2. Do the team know where the company is going and what do they think?
  3. Are we ready to explore the full potential of our company?

One last thing. It is common for a company (of any size) to say they don’t have the budget for innovation. My answer is, if you have the motivation to make change and an innovative opportunity presents itself, then the money will be there.

So what’s stopping you?


4c Design

The right tool for the job

3d-printers- banner

A common question visitors ask when I show them around my workplace, specifically the workshop is “Do you have a 3D printer?” Well, we do. In fact, we have a couple of desktop 3D printers.

The press exposure the technology has had has certainly been appropriate, because being able to print in 3D is quite frankly the nearest thing to magic! However, although affordable 3D printers have hit the headlines in the last couple of years, the technology has been around for a couple of decades. At 4c Design, we’ve been 3D printing since we started up in 2002. So they are important and extremely cool, but they are also simply another tool.

For me, the crucial point is using the right tool for the job. Sometimes that’s a complex Computer Numerical Control (CNC) milling machine, sometimes it’s best to get hands on with a hacksaw. Although 3D printing technology is amazing it often doesn’t give an advantage in the early stages of product development or even in the final prototypes.

Let me explain: we build different types of prototypes as we progress through our product design process:


Problem solving

During intense brainstorming we create a bunch of ideas that just need to be tested. This is where the 4c Design workshop comes into its own. In just a couple of hours we can grab bits and pieces from our vast materials collection, get our hands on a wide range of tools and build and test ‘proof of concept’ prototypes.


Concept refinement

Usually the prototypes built during the problem solving stage are crude, wobbly and not quite right. The next step is to refine the prototypes we want to take forward. This might involve researching and sourcing alternative parts or machining components. 3D printing can be useful at this stage for small components that would take a long time to machine. Sometimes we even find the perfect component in our bank of materials and parts from past projects!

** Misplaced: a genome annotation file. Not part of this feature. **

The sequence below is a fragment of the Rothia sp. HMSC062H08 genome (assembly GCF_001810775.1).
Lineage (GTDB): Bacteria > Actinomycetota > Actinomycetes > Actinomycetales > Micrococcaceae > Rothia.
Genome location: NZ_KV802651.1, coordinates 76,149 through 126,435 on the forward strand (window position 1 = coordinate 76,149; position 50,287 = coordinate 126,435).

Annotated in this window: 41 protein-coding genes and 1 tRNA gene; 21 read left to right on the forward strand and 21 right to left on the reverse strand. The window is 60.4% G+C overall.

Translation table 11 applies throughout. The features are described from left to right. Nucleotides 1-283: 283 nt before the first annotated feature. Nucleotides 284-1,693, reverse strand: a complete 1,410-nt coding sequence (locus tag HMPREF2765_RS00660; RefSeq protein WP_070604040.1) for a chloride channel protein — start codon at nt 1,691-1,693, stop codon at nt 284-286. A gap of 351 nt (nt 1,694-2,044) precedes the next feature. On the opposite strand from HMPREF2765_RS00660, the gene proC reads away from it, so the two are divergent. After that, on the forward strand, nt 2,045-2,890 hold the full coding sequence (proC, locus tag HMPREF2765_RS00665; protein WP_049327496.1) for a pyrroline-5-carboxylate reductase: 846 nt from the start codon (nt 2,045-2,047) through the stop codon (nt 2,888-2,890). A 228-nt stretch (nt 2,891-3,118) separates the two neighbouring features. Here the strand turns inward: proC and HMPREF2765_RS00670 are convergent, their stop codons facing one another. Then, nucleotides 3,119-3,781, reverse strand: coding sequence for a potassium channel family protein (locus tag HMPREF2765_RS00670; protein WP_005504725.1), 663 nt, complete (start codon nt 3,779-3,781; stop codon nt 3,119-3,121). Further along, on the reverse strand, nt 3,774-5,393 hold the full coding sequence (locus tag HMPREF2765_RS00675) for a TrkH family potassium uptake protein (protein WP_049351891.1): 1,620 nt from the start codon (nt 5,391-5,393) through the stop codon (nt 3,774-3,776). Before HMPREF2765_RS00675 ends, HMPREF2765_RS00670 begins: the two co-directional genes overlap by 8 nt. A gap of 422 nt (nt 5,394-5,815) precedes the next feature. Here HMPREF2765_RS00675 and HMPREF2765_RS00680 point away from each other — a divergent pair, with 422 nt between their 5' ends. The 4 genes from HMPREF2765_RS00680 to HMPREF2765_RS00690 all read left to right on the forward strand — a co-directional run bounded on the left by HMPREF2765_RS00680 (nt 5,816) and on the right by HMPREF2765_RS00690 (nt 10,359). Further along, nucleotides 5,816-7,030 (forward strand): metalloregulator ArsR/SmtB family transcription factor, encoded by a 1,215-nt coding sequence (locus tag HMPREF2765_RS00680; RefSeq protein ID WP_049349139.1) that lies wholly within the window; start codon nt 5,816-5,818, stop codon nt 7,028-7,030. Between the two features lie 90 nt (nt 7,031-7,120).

Detailed refinement

At this stage we invest time in making accurate components designed in Computer Aided Design (CAD) software by one of our engineers or designers. Depending on the component we might machine these using our CNC lathe or mill, use one of our 3D printers or outsource to specialist providers if particularly high tolerance prototypes are required.


Final prototypes

The methods we use for final prototypes are highly project specific – involving anything from complete in-house manufacture and assembly to full out-sourcing to one, often more than one, of our network of trusted suppliers.


As you can tell, our workshop, its wide range of machines and our hands-on staff are the heart and soul of our product design process. That’s why we’ve chosen to invest in our workshop ‘toolkit’ and ensure our staff are ‘tooled-up’ with everything from the latest desk-based design software to advanced training in practical workshop skills. Delivering creative product design efficiently and effectively can’t be done with a single tool (not even the latest, shiniest 3D printer!) What matters is having the range of tools, skills and experience to always pick the right tool for the job.